The British Invasion… Again: After The Battle

The final installment in a seven-day series exploring how the trail of the Battle of Brooklyn would pass across modern-day New York. Shown in photo, the Watchung Mountains.

It's over. The Battle of Brooklyn is done, or at least it was on this day 236 years ago, with the Americans momentarily out of reach of the British, having evacuated to the island of Manhattan.

The British were shocked. "In the Morning, to our great Astonishment, found they had Evacuated all their Works on Brookland and Red Hook, without a Shot being fired at them," a soldier wrote. Earl Percy wrote to his father, the Duke of Northumberland, [...]


The British Invasion… Again: The Battle Begins

Day four in a series exploring how the trail of the Battle of Brooklyn would pass across modern-day New York. In photo here, the blueberries represent the American side, the cherry tomatoes, the British.

You don’t hear a lot of Monday-morning quarterbacking as far as the Battle of Brooklyn goes. The battle was a loss, but let’s face it: the odds were never good for the Continental Army, and there are not a lot of ways it could have played differently. Sure, there was a general who got sick and had to be replaced at the last minute on the American side, and maybe that was a [...]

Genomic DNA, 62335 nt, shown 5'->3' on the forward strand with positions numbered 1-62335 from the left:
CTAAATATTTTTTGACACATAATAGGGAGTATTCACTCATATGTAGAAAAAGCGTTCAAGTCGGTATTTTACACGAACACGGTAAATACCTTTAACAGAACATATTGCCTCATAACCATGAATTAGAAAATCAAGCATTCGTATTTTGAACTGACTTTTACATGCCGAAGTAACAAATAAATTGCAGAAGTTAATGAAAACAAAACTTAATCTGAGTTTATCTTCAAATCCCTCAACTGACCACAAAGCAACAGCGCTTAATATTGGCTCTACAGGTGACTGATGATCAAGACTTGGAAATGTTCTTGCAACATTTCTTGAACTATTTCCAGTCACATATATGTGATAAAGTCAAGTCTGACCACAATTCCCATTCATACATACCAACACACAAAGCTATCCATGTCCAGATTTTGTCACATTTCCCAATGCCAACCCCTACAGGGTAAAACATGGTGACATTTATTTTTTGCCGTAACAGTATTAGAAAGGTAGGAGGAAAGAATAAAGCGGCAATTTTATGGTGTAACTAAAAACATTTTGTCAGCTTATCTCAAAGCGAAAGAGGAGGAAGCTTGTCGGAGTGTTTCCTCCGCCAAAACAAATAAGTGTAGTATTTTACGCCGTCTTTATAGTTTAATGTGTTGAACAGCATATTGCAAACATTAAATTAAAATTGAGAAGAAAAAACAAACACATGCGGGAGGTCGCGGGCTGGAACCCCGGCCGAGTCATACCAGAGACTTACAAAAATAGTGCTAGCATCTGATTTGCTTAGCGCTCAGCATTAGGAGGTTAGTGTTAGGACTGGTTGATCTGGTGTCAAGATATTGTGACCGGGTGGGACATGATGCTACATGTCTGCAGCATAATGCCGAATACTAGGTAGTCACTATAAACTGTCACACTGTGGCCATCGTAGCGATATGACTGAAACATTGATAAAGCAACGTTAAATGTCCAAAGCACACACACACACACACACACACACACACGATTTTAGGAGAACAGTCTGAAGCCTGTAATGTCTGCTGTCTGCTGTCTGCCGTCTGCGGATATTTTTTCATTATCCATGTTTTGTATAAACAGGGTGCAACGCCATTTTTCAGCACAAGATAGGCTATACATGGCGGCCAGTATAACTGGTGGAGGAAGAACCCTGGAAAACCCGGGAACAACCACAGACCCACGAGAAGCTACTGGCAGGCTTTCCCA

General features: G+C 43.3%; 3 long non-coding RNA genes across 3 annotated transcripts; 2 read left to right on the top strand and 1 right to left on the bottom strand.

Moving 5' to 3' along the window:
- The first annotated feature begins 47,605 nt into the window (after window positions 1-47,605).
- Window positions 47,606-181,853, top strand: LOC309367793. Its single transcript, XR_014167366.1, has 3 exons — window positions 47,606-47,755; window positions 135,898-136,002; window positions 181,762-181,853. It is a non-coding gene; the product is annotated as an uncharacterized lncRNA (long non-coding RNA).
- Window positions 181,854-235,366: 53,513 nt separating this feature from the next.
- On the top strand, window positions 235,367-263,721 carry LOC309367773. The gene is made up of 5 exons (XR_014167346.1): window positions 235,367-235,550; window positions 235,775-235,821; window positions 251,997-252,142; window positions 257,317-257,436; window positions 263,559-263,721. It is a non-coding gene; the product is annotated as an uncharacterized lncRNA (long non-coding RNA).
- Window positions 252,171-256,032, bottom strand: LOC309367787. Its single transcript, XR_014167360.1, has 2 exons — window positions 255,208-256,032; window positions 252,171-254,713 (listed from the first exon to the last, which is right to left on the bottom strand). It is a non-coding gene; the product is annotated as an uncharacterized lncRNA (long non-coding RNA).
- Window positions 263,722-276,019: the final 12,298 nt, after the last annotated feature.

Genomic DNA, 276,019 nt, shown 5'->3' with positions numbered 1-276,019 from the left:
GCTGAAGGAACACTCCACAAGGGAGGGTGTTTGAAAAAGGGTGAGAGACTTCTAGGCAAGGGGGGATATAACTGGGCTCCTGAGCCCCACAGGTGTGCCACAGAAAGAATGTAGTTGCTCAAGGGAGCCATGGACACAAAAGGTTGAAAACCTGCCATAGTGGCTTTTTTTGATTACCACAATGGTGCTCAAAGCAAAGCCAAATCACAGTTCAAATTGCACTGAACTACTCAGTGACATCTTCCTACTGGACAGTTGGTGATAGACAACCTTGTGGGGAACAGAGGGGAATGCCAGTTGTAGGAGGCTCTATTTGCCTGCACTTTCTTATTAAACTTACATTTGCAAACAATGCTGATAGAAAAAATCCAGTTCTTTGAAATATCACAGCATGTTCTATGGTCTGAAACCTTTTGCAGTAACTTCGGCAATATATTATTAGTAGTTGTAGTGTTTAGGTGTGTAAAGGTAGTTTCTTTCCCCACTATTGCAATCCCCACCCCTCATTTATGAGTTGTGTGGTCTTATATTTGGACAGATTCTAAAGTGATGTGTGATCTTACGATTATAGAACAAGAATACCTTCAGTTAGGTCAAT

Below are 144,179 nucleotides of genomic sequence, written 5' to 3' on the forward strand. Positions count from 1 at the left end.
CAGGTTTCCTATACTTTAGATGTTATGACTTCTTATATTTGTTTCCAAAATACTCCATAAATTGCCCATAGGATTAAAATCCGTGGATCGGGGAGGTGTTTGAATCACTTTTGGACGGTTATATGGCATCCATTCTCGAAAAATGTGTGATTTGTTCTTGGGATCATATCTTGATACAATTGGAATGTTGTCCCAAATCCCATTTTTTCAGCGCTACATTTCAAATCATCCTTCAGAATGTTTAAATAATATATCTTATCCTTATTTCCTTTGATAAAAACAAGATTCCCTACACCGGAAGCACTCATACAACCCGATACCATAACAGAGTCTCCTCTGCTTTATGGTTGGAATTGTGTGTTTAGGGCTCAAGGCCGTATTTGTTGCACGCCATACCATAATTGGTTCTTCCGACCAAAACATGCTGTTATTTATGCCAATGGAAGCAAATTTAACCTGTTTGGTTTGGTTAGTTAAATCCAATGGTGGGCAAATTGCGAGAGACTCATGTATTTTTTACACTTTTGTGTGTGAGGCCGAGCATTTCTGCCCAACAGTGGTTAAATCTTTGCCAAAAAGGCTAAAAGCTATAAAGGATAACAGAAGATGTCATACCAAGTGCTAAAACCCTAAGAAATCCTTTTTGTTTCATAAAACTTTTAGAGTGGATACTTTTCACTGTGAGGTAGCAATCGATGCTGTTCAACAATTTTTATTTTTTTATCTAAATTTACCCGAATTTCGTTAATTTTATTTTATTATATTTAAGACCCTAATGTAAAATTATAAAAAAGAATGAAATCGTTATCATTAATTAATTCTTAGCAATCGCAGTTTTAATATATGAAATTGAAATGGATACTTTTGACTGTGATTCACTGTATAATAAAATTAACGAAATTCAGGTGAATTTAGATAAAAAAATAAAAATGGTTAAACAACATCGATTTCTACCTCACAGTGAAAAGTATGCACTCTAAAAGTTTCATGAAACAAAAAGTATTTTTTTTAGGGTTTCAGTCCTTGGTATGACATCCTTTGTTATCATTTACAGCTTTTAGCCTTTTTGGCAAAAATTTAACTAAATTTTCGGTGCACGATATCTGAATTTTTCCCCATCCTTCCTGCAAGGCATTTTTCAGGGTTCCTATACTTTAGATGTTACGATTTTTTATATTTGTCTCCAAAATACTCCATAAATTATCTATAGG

The British Invasion… Again: Landing In New York

The British invasion began on this day in 1776. For the next couple weeks, Robert Sullivan will be considering how the trail of the Battle of Brooklyn would pass across modern-day New York.

Say the Revolutionary War had never happened back in 1776. Say the British and the American colonists had been able to keep their relationship patched together for another 236 years, puttering along like an old car. Say things were at last things coming to a boil—perhaps due to some remark made by Bob Costas during the Olympics, or due to a break in the Murdoch phone-hacking scandal. Say the British were at last about to invade. [...]


Cannibals And Cat Women: How A Creepy Classic Radio Program Came To Be